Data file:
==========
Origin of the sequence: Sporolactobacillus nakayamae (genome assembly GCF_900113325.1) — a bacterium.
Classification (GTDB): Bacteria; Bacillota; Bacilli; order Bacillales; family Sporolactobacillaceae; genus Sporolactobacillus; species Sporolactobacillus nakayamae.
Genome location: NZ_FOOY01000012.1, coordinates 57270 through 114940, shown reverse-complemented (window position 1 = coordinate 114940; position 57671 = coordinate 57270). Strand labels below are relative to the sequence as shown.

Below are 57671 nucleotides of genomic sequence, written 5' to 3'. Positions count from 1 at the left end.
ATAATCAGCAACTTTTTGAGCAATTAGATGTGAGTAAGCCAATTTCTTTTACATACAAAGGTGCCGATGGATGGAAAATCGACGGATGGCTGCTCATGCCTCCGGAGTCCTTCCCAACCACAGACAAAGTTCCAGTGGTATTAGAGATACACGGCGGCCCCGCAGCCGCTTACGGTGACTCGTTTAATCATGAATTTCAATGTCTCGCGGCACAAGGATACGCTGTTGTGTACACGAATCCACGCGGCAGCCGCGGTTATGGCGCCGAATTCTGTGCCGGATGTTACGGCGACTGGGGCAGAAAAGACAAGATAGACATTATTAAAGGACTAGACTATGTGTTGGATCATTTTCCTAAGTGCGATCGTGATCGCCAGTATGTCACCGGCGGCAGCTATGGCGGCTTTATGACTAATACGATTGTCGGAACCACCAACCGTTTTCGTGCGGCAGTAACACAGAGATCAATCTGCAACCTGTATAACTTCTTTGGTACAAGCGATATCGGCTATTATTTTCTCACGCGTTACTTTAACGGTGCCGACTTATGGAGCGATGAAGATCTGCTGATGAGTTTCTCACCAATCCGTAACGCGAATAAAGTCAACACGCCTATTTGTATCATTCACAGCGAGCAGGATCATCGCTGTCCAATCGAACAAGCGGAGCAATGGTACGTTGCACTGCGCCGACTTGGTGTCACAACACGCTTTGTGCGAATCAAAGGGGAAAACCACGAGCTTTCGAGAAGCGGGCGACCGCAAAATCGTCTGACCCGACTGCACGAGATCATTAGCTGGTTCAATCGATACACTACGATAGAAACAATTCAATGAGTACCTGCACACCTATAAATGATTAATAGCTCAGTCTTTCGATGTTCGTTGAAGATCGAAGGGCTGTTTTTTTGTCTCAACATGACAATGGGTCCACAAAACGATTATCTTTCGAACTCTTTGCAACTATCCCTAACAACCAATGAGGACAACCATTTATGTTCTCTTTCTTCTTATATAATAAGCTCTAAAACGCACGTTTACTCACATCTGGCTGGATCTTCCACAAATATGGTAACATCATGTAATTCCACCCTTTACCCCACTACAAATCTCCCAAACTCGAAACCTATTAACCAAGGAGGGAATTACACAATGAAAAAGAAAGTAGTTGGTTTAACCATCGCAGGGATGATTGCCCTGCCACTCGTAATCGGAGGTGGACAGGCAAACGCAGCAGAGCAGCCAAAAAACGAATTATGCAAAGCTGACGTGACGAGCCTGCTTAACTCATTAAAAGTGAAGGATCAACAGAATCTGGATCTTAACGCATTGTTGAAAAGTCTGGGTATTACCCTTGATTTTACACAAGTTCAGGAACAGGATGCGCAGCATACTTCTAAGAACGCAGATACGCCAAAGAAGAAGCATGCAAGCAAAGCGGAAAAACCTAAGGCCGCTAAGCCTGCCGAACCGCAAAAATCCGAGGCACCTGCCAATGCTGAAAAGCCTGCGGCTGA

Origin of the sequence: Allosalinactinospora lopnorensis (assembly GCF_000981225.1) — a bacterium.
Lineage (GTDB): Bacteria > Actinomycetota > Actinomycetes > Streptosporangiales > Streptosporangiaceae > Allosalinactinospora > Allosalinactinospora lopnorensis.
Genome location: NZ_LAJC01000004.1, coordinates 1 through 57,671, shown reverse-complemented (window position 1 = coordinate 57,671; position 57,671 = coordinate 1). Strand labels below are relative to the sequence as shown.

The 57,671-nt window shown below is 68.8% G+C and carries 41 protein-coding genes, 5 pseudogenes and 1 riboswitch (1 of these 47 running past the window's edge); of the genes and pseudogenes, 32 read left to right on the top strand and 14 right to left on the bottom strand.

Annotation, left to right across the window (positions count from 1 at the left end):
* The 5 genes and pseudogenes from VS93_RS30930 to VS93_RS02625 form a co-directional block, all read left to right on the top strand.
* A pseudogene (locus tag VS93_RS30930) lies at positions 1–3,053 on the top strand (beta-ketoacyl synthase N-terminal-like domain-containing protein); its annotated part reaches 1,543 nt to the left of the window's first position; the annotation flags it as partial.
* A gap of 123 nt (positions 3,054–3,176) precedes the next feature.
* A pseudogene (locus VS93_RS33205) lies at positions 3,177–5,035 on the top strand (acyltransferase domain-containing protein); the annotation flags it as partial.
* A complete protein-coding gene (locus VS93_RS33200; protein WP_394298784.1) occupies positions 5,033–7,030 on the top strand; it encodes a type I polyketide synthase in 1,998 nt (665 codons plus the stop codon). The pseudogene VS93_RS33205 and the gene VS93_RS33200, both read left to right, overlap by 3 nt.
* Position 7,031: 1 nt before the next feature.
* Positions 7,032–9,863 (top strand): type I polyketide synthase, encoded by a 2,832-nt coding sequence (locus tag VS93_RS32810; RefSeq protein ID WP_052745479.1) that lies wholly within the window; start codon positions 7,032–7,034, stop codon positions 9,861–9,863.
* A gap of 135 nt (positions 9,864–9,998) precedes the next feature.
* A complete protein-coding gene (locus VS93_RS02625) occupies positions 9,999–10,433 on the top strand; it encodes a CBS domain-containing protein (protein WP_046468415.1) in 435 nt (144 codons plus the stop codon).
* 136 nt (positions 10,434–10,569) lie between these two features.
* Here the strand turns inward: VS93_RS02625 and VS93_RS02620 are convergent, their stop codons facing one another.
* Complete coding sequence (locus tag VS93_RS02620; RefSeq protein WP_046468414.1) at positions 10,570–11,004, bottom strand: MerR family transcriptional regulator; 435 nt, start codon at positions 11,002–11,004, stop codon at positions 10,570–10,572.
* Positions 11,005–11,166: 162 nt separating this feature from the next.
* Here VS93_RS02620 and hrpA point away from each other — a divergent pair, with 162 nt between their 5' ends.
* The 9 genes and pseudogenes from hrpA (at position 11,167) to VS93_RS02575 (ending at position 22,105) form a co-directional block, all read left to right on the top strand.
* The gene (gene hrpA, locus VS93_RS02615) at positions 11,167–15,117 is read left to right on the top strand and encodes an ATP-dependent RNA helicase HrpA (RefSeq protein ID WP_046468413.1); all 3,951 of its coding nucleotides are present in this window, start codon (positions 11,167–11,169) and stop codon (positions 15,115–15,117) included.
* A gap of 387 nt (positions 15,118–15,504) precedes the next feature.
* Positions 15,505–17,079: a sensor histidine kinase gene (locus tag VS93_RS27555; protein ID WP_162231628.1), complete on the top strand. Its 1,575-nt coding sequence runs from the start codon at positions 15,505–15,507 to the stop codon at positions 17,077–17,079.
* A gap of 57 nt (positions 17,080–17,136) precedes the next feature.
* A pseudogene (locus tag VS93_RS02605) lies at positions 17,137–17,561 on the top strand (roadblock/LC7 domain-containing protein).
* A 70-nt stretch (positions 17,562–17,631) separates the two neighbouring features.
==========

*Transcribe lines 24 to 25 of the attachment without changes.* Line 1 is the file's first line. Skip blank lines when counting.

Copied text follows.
* Here VS93_RS02620 and hrpA point away from each other — a divergent pair, with 162 nt between their 5' ends.
* The 9 genes and pseudogenes from hrpA (at position 11,167) to VS93_RS02575 (ending at position 22,105) form a co-directional block, all read left to right on the top strand.